Sam Yoon ’91, who came to the United States from South Korea at the age of 10 months, is the first Asian-American to run for elected office in Boston, Mass. In November 2005 he was elected at-large city councilor, charged with representing every neighborhood in a city of 600,000 people.
Councilor Yoon refers to his experience in the Program in Teacher Preparation as “key” to his eventual decision to enter politics. A philosophy major at Princeton, he was also a volunteer tutor at the Young Scholars’ Institute in Trenton, NJ. “My eyes were opened to social inequities, to the contrast between the opportunities many Trenton students had compared to what I had at Princeton. If I wanted to promote social justice, I had to work directly with people who needed help.”
Recognizing the need for teachers, he knew that “to accomplish anything, I had to be trained. I wanted to immerse myself in pedagogy, in the history of educational thought.” He chose to serve his practicum teaching math at Trenton [NJ] Central High School, living in the city and becoming part of his students’ lives. Meanwhile, the TPP seminars provided time to talk with other Teacher Prep participants, and for “discussion and reflection.”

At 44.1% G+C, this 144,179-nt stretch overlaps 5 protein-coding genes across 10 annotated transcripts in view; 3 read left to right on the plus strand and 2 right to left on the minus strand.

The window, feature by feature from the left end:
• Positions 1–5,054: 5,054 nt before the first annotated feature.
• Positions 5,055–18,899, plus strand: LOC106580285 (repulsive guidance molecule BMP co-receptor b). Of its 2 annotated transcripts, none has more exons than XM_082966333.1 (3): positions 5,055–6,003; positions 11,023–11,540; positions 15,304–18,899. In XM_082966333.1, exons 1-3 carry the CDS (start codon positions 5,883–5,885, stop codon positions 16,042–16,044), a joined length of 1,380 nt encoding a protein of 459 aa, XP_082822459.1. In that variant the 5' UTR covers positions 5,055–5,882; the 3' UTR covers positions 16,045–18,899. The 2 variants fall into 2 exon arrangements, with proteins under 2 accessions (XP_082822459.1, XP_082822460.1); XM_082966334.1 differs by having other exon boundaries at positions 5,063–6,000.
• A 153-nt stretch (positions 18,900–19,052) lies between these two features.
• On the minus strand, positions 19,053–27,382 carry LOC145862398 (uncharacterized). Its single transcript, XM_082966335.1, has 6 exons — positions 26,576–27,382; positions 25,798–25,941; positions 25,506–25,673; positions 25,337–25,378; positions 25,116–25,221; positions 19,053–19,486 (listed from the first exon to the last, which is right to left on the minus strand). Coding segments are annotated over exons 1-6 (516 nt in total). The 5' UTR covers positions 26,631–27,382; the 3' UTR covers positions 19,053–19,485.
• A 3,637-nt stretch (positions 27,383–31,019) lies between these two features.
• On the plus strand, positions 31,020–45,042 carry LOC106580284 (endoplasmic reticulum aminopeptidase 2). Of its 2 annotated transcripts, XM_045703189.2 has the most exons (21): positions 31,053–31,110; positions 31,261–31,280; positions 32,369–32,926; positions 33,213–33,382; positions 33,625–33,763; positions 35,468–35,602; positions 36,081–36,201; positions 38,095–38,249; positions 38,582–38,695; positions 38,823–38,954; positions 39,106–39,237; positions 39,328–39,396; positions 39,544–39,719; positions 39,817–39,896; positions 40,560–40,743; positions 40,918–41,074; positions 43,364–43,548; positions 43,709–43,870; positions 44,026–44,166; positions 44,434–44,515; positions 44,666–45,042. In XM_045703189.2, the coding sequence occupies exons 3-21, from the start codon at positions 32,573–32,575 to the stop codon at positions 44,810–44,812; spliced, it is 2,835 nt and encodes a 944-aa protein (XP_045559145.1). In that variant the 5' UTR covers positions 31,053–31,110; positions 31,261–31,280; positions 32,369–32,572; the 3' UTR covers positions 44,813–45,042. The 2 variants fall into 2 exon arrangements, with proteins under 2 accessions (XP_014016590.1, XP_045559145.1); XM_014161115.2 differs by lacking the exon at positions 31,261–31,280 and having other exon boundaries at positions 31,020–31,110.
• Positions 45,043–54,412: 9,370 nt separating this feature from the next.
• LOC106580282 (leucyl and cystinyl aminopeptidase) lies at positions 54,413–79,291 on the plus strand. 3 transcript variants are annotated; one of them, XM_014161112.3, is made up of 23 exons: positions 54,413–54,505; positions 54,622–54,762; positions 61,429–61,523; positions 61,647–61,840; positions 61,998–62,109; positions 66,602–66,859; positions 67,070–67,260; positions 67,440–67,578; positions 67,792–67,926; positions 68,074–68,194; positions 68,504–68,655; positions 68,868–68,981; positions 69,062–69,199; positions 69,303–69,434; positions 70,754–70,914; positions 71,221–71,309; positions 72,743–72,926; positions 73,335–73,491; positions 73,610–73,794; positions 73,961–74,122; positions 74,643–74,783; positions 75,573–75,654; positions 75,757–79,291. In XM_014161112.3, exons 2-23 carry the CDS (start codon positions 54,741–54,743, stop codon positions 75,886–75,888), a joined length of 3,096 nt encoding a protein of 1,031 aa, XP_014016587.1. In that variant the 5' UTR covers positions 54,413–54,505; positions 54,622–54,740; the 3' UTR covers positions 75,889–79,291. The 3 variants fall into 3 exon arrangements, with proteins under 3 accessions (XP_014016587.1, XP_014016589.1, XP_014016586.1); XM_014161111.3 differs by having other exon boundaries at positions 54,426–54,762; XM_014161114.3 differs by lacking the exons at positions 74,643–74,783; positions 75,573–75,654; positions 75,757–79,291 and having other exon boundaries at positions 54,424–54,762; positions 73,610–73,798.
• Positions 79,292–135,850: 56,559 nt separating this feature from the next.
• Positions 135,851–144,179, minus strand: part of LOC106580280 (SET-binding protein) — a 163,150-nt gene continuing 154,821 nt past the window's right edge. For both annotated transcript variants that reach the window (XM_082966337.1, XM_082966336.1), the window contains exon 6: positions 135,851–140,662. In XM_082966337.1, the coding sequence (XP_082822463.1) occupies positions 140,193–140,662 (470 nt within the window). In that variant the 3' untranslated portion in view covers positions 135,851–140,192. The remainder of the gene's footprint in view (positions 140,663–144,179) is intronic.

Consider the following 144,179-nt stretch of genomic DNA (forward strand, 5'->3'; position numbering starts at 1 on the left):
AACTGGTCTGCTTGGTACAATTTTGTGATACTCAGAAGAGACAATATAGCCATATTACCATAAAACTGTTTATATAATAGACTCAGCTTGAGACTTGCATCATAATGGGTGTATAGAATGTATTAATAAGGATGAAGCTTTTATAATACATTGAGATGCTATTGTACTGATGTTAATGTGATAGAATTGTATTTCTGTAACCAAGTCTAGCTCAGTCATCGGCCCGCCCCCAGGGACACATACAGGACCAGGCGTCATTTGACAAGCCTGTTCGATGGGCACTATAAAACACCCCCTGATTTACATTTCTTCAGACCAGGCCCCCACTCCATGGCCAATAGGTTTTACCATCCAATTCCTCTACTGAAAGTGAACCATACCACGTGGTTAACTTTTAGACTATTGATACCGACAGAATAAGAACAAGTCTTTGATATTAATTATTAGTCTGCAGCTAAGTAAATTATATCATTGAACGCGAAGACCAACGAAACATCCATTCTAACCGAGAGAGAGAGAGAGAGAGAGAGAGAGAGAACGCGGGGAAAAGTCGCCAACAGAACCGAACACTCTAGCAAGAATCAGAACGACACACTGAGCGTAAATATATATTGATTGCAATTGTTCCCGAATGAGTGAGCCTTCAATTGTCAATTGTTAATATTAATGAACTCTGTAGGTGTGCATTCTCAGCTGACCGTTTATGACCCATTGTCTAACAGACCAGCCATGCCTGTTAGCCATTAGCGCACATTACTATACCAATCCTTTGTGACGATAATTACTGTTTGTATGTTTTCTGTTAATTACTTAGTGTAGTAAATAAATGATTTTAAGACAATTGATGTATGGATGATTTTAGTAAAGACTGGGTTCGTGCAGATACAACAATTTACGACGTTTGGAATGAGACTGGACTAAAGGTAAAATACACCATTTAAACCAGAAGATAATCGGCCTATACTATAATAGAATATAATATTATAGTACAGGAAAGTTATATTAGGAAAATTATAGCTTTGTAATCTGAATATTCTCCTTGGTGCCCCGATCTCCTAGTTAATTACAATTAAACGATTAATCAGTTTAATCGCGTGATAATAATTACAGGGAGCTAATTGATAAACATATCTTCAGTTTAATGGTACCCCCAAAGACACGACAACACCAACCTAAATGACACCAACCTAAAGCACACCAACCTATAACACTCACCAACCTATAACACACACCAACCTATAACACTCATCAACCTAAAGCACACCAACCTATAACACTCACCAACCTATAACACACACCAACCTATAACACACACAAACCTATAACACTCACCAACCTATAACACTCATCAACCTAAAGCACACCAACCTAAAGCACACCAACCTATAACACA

Then came a year teaching remedial math to middle-schoolers in Elizabeth, NJ, after which Yoon enrolled at Harvard’s John F. Kennedy School of Government, intending to study education policy. There, he was attracted by a course in community development—“a new concept to me. I liked the idea of changing communities from within.”
After earning his master’s degree in public policy, he worked for numerous community-based nonprofits—most recently the Asian Community Development Corporation, which aims to create affordable housing in Boston’s Chinatown.
“I saw that politics has a lot to do with community change,” he says. Yoon ran for City Council on a platform of “increasing access to quality affordable housing, raising performance in the Boston public schools, and improving the delivery of community services.”
“Education is always a top issue in local elections,” he notes. “I’m a certified teacher, and I’ve worked in city schools. For my constituents, that’s a plus.”